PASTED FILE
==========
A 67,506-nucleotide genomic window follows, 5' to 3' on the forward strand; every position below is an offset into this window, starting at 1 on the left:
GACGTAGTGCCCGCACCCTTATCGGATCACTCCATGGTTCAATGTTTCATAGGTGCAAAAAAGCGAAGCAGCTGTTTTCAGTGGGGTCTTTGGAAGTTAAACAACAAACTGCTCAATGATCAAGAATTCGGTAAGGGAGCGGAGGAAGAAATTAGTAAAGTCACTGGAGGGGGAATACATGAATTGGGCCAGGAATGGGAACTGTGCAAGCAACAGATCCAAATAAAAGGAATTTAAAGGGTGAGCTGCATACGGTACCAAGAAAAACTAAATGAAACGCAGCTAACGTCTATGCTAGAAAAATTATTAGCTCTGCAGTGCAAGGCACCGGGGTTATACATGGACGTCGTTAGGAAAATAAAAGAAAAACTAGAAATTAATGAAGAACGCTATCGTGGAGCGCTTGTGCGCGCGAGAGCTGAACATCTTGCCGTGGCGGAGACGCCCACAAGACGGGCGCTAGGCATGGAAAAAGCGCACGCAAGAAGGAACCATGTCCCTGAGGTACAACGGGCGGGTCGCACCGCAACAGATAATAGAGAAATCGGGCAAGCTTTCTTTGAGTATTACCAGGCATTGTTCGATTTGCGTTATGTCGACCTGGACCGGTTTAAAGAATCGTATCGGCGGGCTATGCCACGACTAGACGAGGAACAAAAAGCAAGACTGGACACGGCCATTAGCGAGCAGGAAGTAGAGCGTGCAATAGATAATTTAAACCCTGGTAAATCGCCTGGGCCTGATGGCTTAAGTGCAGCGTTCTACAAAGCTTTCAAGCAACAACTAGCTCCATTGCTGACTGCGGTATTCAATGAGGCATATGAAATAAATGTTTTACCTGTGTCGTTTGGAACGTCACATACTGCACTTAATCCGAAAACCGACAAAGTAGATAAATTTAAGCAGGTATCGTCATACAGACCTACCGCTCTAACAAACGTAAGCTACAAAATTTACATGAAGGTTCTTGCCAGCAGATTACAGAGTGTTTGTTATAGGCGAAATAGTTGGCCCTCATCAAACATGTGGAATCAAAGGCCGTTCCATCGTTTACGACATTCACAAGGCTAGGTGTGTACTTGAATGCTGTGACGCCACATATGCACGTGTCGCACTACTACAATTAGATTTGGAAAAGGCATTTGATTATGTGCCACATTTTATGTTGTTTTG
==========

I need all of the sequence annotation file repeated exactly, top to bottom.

A 67,506-nucleotide genomic window follows, 5' to 3' on the forward strand; every position below is an offset into this window, starting at 1 on the left:
GACGTAGTGCCCGCACCCTTATCGGATCACTCCATGGTTCAATGTTTCATAGGTGCAAAAAAGCGAAGCAGCTGTTTTCAGTGGGGTCTTTGGAAGTTAAACAACAAACTGCTCAATGATCAAGAATTCGGTAAGGGAGCGGAGGAAGAAATTAGTAAAGTCACTGGAGGGGGAATACATGAATTGGGCCAGGAATGGGAACTGTGCAAGCAACAGATCCAAATAAAAGGAATTTAAAGGGTGAGCTGCATACGGTACCAAGAAAAACTAAATGAAACGCAGCTAACGTCTATGCTAGAAAAATTATTAGCTCTGCAGTGCAAGGCACCGGGGTTATACATGGACGTCGTTAGGAAAATAAAAGAAAAACTAGAAATTAATGAAGAACGCTATCGTGGAGCGCTTGTGCGCGCGAGAGCTGAACATCTTGCCGTGGCGGAGACGCCCACAAGACGGGCGCTAGGCATGGAAAAAGCGCACGCAAGAAGGAACCATGTCCCTGAGGTACAACGGGCGGGTCGCACCGCAACAGATAATAGAGAAATCGGGCAAGCTTTCTTTGAGTATTACCAGGCATTGTTCGATTTGCGTTATGTCGACCTGGACCGGTTTAAAGAATCGTATCGGCGGGCTATGCCACGACTAGACGAGGAACAAAAAGCAAGACTGGACACGGCCATTAGCGAGCAGGAAGTAGAGCGTGCAATAGATAATTTAAACCCTGGTAAATCGCCTGGGCCTGATGGCTTAAGTGCAGCGTTCTACAAAGCTTTCAAGCAACAACTAGCTCCATTGCTGACTGCGGTATTCAATGAGGCATATGAAATAAATGTTTTACCTGTGTCGTTTGGAACGTCACATACTGCACTTAATCCGAAAACCGACAAAGTAGATAAATTTAAGCAGGTATCGTCATACAGACCTACCGCTCTAACAAACGTAAGCTACAAAATTTACATGAAGGTTCTTGCCAGCAGATTACAGAGTGTTTGTTATAGGCGAAATAGTTGGCCCTCATCAAACATGTGGAATCAAAGGCCGTTCCATCGTTTACGACATTCACAAGGCTAGGTGTGTACTTGAATGCTGTGACGCCACATATGCACGTGTCGCACTACTACAATTAGATTTGGAAAAGGCATTTGATTATGTGCCACATTTTATGTTGTTTTG